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Why John Kelly's Exit From The White House Is No A Surprise


White House Chief of Staff John Kelly is leaving his post before the end of the year. President Trump hasn't yet named a replacement. As NPR's Tamara Keith reports, Kelly's departure is not a surprise.

TAMARA KEITH, BYLINE: Marine One was whirring in the background as President Trump stopped to tell a group of gathered reporters that he was making a personnel change.


PRESIDENT DONALD TRUMP: John Kelly will be leaving toward the end of the year, at the end of the year. And I appreciate his service very much.

KEITH: Perhaps it is fitting that Kelly would leave the job of chief of staff much as he arrived - with a seemingly spontaneous presidential announcement.


UNIDENTIFIED PERSON: He has just announced a major staff change in his White House, tweeting just seconds ago, I am pleased to inform you that I have just named General/Secretary John F. Kelly - that is the Secretary of the Department of Homeland Security - as White House chief of staff. He is a great American - dot, dot, dot.

KEITH: Two and a half months later, Kelly was already batting down reports that he was on his way out.


JOHN KELLY: Although I read it all the time pretty consistently, I'm not quitting today.


KELLY: I don't believe - and I just talked to the president. I don't think I'm being fired today.


KELLY: And I am not so frustrated in this job that I'm thinking of leaving.

KEITH: It would be an understatement to describe Kelly as long-suffering. This was him back in October 2017.


KELLY: This is, in my view, the most important job I ever had. I would offer, though, it is not the best job I ever had.

KEITH: Kelly, who had a long and distinguished military career, often said the best job was as an enlisted Marine sergeant infantryman. And he sought to bring that military discipline to a chaotic White House while also making it clear he saw himself as there to be the chief of the staff, not to control the president. Even so, it didn't take long for the chaos to carry the day. In May, Kelly sat down with NPR's John Burnett.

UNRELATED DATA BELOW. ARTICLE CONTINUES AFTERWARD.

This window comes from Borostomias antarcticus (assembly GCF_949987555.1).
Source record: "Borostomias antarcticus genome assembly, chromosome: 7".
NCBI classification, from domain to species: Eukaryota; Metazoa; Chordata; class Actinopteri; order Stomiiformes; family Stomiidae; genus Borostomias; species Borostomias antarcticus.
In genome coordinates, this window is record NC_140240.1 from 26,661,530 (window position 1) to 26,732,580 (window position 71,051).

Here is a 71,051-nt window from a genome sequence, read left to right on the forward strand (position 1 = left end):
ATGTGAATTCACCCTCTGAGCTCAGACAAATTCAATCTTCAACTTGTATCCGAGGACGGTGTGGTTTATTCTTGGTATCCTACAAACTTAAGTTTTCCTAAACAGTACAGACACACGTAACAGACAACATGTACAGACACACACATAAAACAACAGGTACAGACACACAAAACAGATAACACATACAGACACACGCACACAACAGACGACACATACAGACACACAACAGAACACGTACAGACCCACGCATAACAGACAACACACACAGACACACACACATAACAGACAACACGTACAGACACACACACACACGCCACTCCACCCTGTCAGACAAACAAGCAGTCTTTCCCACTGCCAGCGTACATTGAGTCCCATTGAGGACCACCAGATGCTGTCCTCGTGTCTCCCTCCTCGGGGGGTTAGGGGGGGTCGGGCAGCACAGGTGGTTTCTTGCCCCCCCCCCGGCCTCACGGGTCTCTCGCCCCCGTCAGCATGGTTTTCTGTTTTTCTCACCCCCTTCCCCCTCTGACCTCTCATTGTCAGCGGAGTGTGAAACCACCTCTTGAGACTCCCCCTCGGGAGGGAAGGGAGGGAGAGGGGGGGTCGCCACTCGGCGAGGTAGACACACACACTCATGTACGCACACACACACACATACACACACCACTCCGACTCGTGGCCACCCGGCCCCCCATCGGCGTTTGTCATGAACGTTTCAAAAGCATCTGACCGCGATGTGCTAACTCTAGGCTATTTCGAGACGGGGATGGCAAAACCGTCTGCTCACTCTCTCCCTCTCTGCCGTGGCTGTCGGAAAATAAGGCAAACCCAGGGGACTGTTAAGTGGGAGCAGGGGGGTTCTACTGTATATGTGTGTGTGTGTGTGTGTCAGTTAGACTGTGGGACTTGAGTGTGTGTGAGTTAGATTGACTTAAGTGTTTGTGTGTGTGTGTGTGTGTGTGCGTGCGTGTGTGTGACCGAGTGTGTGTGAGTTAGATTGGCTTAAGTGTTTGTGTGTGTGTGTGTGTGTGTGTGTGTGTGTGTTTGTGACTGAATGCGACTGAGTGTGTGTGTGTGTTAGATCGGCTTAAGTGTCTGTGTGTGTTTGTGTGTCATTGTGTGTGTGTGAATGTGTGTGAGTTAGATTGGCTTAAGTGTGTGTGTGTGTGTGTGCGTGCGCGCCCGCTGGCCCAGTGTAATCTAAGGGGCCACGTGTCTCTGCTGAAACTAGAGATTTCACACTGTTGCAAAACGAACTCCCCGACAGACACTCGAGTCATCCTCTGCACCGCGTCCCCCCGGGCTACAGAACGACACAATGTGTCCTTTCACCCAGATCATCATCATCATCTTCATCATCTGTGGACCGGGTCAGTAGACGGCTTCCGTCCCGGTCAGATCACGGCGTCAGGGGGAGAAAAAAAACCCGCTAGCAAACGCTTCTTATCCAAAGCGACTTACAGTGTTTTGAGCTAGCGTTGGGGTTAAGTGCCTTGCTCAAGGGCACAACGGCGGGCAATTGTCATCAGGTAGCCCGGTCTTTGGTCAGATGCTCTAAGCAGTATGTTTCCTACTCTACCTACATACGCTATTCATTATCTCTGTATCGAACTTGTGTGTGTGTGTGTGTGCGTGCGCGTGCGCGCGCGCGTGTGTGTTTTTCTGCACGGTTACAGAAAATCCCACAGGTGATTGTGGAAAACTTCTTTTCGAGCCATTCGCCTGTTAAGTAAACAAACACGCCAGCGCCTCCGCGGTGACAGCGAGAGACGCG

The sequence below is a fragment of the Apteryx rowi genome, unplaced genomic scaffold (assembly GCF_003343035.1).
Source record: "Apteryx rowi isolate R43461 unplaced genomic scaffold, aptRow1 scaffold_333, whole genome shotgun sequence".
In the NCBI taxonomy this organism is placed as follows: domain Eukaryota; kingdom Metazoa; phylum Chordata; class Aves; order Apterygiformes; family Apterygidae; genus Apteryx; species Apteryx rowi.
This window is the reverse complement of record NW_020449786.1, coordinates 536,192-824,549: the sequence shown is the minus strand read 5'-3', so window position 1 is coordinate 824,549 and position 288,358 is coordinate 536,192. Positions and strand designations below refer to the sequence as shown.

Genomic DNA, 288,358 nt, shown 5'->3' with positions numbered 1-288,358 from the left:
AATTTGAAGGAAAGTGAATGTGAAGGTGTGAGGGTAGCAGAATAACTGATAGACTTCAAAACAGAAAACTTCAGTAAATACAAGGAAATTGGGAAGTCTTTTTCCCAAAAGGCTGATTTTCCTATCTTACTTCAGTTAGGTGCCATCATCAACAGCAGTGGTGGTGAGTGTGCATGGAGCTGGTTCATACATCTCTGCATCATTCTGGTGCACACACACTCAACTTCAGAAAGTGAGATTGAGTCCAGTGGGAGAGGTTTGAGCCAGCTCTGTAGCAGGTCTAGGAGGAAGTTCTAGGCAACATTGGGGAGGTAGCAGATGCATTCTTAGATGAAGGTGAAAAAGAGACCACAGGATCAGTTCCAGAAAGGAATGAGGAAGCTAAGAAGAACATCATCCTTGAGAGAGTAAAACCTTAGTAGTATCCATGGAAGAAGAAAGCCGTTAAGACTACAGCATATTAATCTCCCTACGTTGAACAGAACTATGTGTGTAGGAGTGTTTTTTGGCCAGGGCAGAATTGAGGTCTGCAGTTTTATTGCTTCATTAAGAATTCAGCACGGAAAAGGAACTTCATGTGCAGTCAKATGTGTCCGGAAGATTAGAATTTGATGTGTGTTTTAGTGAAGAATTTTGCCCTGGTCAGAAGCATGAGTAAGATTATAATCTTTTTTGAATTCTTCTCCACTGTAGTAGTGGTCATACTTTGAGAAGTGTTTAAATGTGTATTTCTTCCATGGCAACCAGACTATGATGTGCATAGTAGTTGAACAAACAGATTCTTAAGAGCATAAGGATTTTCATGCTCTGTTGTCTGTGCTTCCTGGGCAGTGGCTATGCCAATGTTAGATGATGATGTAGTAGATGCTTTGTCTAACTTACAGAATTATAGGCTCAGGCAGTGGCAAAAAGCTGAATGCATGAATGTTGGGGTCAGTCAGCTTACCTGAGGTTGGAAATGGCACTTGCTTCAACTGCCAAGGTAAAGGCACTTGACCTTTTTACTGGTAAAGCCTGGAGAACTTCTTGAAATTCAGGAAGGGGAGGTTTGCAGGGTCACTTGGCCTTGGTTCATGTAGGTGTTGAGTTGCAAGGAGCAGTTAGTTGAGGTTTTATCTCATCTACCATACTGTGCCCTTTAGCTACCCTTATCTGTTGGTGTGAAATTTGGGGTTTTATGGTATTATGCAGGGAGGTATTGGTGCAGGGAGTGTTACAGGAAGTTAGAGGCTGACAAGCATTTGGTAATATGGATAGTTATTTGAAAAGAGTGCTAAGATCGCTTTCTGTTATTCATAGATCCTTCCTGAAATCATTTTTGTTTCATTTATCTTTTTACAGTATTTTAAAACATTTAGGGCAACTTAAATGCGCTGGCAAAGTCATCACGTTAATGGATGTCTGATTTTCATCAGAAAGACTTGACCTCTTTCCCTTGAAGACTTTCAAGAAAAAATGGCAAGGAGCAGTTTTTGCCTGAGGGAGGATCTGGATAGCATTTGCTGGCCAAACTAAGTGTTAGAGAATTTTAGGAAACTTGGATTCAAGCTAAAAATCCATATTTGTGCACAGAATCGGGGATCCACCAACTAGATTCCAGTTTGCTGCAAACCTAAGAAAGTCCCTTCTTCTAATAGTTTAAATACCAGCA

KELLY: Working in the White House is the hardest thing I've ever done in my life - bar none.

KEITH: Kelly told Burnett that he had a good relationship with Trump, that he could give him his opinion on everything but that Trump didn't always take his advice.


JOHN BURNETT, BYLINE: Have you seriously considered leaving?

KELLY: No. I mean, there's times...

BURNETT: Any moment...

KELLY: There's times of great frustration, mostly because of the stories I read about myself or others that I think the world of, which is just about everyone that works at the complex, and wonder if it's worth it to be subjected to that. But then I grow up and suck it up.

KEITH: Kelly was often described as one of the grown-ups in the Trump administration. But he also made a series of missteps of his own - vouching for a top aide accused of domestic abuse and a press conference where he falsely attacked a congresswoman. His remarks that day seemed to wish for a bygone era.


KELLY: You know, when I was a kid growing up, a lot of things were sacred in our country. Women were sacred, looked upon with great honor. That's, obviously, not the case anymore as we see from recent cases. Life - the dignity of life was sacred. That's gone. Religion - that seems to be gone as well.

KEITH: Through controversy and a waning sphere of influence and more rumors of his departure than one could count, Kelly stayed on. Last month at his post-midterm press conference, President Trump was asked about Kelly.


TRUMP: People leave. I haven't heard about John Kelly. But no, people leave. They come in. They're here. It's a very exhausting job.

KEITH: And finally, after just 16 months on the job, the reports of Kelly's departure were no longer premature. Tamara Keith, NPR News. Transcript provided by NPR, Copyright NPR.

Tamara Keith has been a White House correspondent for NPR since 2014 and co-hosts the NPR Politics Podcast, the top political news podcast in America. Keith has chronicled the Trump administration from day one, putting this unorthodox presidency in context for NPR listeners, from early morning tweets to executive orders and investigations. She covered the final two years of the Obama presidency, and during the 2016 presidential campaign she was assigned to cover Hillary Clinton. In 2018, Keith was elected to serve on the board of the White House Correspondents' Association.